Natural Health News — Our increasing consumption of both processed and unprocessed red meat is associated with a greater risk of dying from all causes, according to a new analysis.
The study from Harvard School of Public Health (HSPH) and published in the Archives of Internal Medicine found that red meat consumption is associated with an increased risk of total, cardiovascular, and cancer mortality.
The researchers prospectively observed 37,698 men from the Health Professionals Follow-up Study for up to 22 years and 83,644 women in the Nurses’ Health Study for up to 28 years who were free of cardiovascular disease (CVD) and cancer at baseline. Diets were assessed through questionnaires every four years. Unprocessed red meat included beef, pork, lamb, or hamburger and processed red meat included bacon, hot dogs, sausage, salami, and bologna.
Processed meat a particular danger
A combined 23,926 deaths were documented in the two studies, of which 5,910 were from CVD and 9,464 from cancer. Regular consumption of red meat, particularly processed red meat, was associated with increased mortality risk. One daily serving of unprocessed red meat (about the size of a deck of cards) was associated with a 13% increased risk of mortality, and one daily serving of processed red meat (one hot dog or two slices of bacon) was associated with a 20% increased risk.
Among specific causes, the corresponding increases in risk were 18% and 21% for cardiovascular mortality, and 10% and 16% for cancer mortality. These analyses took into account chronic disease risk factors such as age, body mass index, physical activity, family history of heart disease, or major cancers.
Red meat, especially processed meat, contains ingredients that have been linked to increased risk of chronic diseases, such as cardiovascular disease and cancer. These include heme iron, saturated fat, sodium, nitrites, and certain carcinogens that are formed during cooking.
Cutting our consumption in half
It was estimated that 9.3% of the deaths in men and 7.6% of the deaths in women could have been prevented by consuming less than half of a serving of red meat (42 grams) per day, roughly equivalent to about one hot dog, the researchers reported online in Archives of Internal Medicine.
However, 77.2% of men and 90.4% of women consumed more than that during the studies.
“This study provides clear evidence that regular consumption of red meat, especially processed meat, contributes substantially to premature death,” said senior researcher Frank Hu, professor of nutrition and epidemiology at HSPH. “On the other hand, choosing more healthful sources of protein in place of red meat can confer significant health benefits by reducing chronic disease morbidity and mortality.”
The results also showed that replacing one serving of total red meat with one serving of a healthy protein source was associated with a lower mortality risk: 7% for fish, 14% for poultry, 19% for nuts, 10% for legumes, 10% for low-fat dairy products, and 14% for whole grains.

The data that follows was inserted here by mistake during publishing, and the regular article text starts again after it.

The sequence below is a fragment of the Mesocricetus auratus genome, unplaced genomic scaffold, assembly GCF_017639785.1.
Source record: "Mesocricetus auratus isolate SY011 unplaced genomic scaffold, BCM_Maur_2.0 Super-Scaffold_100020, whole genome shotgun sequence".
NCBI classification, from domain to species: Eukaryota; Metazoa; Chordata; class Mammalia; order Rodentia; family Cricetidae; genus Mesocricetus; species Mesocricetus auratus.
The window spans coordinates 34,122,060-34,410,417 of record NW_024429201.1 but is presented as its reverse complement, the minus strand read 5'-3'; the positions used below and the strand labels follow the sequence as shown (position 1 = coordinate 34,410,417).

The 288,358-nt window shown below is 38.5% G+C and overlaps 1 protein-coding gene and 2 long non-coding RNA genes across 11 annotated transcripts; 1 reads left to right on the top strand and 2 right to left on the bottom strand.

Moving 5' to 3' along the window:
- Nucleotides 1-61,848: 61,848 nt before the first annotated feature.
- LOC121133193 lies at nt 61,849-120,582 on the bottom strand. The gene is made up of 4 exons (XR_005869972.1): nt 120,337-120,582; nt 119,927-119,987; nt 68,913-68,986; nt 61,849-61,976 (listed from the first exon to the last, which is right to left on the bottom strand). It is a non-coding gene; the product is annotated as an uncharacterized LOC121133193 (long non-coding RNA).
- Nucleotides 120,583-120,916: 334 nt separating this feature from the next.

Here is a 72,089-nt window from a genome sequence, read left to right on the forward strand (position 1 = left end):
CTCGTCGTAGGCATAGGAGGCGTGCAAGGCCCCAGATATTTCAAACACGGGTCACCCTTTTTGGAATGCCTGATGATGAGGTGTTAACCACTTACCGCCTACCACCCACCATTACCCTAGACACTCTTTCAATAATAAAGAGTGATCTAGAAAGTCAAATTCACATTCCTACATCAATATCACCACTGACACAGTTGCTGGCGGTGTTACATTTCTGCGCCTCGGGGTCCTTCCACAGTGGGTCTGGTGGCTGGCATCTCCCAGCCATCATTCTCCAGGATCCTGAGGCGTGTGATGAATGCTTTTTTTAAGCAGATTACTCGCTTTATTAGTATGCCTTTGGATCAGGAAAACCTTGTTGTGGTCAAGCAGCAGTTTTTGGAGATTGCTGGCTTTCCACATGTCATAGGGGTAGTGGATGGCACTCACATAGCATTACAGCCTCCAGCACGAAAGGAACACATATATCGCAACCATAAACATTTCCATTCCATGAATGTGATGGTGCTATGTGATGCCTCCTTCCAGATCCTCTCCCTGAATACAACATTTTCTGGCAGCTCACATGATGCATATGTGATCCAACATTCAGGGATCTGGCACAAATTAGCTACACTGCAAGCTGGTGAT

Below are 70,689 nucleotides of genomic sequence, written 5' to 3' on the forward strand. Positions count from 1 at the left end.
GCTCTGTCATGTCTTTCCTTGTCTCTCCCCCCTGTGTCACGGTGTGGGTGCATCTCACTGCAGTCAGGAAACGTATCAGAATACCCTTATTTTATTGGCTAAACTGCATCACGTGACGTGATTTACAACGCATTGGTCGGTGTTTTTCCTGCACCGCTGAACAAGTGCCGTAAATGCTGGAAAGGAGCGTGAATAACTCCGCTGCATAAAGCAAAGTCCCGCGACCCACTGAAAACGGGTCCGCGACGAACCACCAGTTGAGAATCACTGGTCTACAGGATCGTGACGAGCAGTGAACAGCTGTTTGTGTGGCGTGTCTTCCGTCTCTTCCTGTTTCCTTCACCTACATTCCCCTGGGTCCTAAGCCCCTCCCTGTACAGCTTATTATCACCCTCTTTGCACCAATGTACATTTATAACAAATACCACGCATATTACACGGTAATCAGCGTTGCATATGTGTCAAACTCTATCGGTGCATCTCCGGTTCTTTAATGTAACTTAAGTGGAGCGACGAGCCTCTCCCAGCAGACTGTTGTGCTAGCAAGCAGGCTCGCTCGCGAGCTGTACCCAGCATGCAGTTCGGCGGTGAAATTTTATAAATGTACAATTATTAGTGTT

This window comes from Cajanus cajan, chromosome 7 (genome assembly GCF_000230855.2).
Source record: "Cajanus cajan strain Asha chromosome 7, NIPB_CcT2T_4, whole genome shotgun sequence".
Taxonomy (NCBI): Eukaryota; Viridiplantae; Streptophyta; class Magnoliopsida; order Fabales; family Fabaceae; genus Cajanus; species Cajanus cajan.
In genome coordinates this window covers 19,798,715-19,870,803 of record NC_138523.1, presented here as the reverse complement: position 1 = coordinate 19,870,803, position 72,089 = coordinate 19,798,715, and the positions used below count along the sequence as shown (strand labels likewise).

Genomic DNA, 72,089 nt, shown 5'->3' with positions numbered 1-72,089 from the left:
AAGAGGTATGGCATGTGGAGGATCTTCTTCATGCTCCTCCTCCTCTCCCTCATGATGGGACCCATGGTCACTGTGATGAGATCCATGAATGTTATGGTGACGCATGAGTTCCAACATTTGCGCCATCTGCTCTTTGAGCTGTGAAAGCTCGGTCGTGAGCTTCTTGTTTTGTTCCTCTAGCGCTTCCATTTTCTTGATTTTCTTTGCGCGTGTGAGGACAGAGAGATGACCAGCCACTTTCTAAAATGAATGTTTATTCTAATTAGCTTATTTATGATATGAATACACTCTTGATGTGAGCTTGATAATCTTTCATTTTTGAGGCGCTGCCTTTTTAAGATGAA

The authors acknowledged that the study was limited by the difficulty of relying on participants’ memories of red meat meat intake. The findings are also difficult to generalise to the whole population because it studied mainly white health professionals. However this by no means the first time researchers have reached this conclusion.
Confirming other studies
In 2007, the American Institute for Cancer Research (AICR) published their second review of the major studies on food, nutrition, and cancer prevention. For cancers of the oesophagus, lung, pancreas, stomach, collorectum, endometrium, and prostate, it was determined that red meat (beef, pork, or lamb) and processed meat consumption possibly increased cancer risk. For colorectal cancer, a review of the literature determined that there is convincing scientific evidence that red meat increased cancer risk and that processed meat, saturated/animal fat, and heavily cooked meat were also convincing of increased risk.
In 2010 research by Oxford University’s Department of Public Health found that eating less meat would mean 31,000 fewer deaths from heart disease, 9,000 fewer cancer deaths and 5,000 fewer deaths caused by stroke in the UK each year. This data was rolled into a report by Friends of the Earth called Healthy Planet Eating, which pulled together all the human health data as well as the environmental benefits of reducing our meat consumption.
In February 2011 updated nutritional advice, issued by the Department of Health, recommended that people who eat lots of red and processed meat cut their daily intake in order to reduce the risk of bowel cancer. You can read that advice here.
Enter our competition
If you find this data timely and are interested in reducing your meat consumption, why not enter our Meat Free Monday Cookbook competition – a good place to start. Closing date March 17.
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